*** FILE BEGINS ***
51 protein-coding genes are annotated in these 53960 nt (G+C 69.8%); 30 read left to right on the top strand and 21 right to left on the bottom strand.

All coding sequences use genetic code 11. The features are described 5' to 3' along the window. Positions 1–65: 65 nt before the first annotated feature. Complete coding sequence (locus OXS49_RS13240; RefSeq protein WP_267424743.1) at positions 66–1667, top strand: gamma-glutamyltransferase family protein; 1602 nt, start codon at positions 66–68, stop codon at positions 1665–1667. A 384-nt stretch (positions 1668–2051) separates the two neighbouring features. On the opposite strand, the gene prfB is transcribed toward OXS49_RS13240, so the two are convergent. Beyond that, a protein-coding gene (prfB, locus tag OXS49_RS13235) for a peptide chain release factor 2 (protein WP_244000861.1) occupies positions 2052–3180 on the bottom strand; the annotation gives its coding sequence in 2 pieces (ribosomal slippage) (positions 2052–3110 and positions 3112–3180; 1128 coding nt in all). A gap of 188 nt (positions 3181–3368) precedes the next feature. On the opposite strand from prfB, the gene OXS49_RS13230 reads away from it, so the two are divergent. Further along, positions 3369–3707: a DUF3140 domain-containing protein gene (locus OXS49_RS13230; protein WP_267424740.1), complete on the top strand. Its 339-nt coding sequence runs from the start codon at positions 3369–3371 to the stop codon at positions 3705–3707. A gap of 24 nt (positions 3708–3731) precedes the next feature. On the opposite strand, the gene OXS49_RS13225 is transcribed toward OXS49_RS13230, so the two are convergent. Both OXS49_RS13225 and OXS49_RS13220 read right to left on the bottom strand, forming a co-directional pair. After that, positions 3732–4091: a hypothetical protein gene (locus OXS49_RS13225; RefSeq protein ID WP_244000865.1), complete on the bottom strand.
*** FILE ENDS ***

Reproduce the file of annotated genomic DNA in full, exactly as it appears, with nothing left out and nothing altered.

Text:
51 protein-coding genes are annotated in these 53960 nt (G+C 69.8%); 30 read left to right on the top strand and 21 right to left on the bottom strand.

All coding sequences use genetic code 11. The features are described 5' to 3' along the window. Positions 1–65: 65 nt before the first annotated feature. Complete coding sequence (locus OXS49_RS13240; RefSeq protein WP_267424743.1) at positions 66–1667, top strand: gamma-glutamyltransferase family protein; 1602 nt, start codon at positions 66–68, stop codon at positions 1665–1667. A 384-nt stretch (positions 1668–2051) separates the two neighbouring features. On the opposite strand, the gene prfB is transcribed toward OXS49_RS13240, so the two are convergent. Beyond that, a protein-coding gene (prfB, locus tag OXS49_RS13235) for a peptide chain release factor 2 (protein WP_244000861.1) occupies positions 2052–3180 on the bottom strand; the annotation gives its coding sequence in 2 pieces (ribosomal slippage) (positions 2052–3110 and positions 3112–3180; 1128 coding nt in all). A gap of 188 nt (positions 3181–3368) precedes the next feature. On the opposite strand from prfB, the gene OXS49_RS13230 reads away from it, so the two are divergent. Further along, positions 3369–3707: a DUF3140 domain-containing protein gene (locus OXS49_RS13230; protein WP_267424740.1), complete on the top strand. Its 339-nt coding sequence runs from the start codon at positions 3369–3371 to the stop codon at positions 3705–3707. A gap of 24 nt (positions 3708–3731) precedes the next feature. On the opposite strand, the gene OXS49_RS13225 is transcribed toward OXS49_RS13230, so the two are convergent. Both OXS49_RS13225 and OXS49_RS13220 read right to left on the bottom strand, forming a co-directional pair. After that, positions 3732–4091: a hypothetical protein gene (locus OXS49_RS13225; RefSeq protein ID WP_244000865.1), complete on the bottom strand.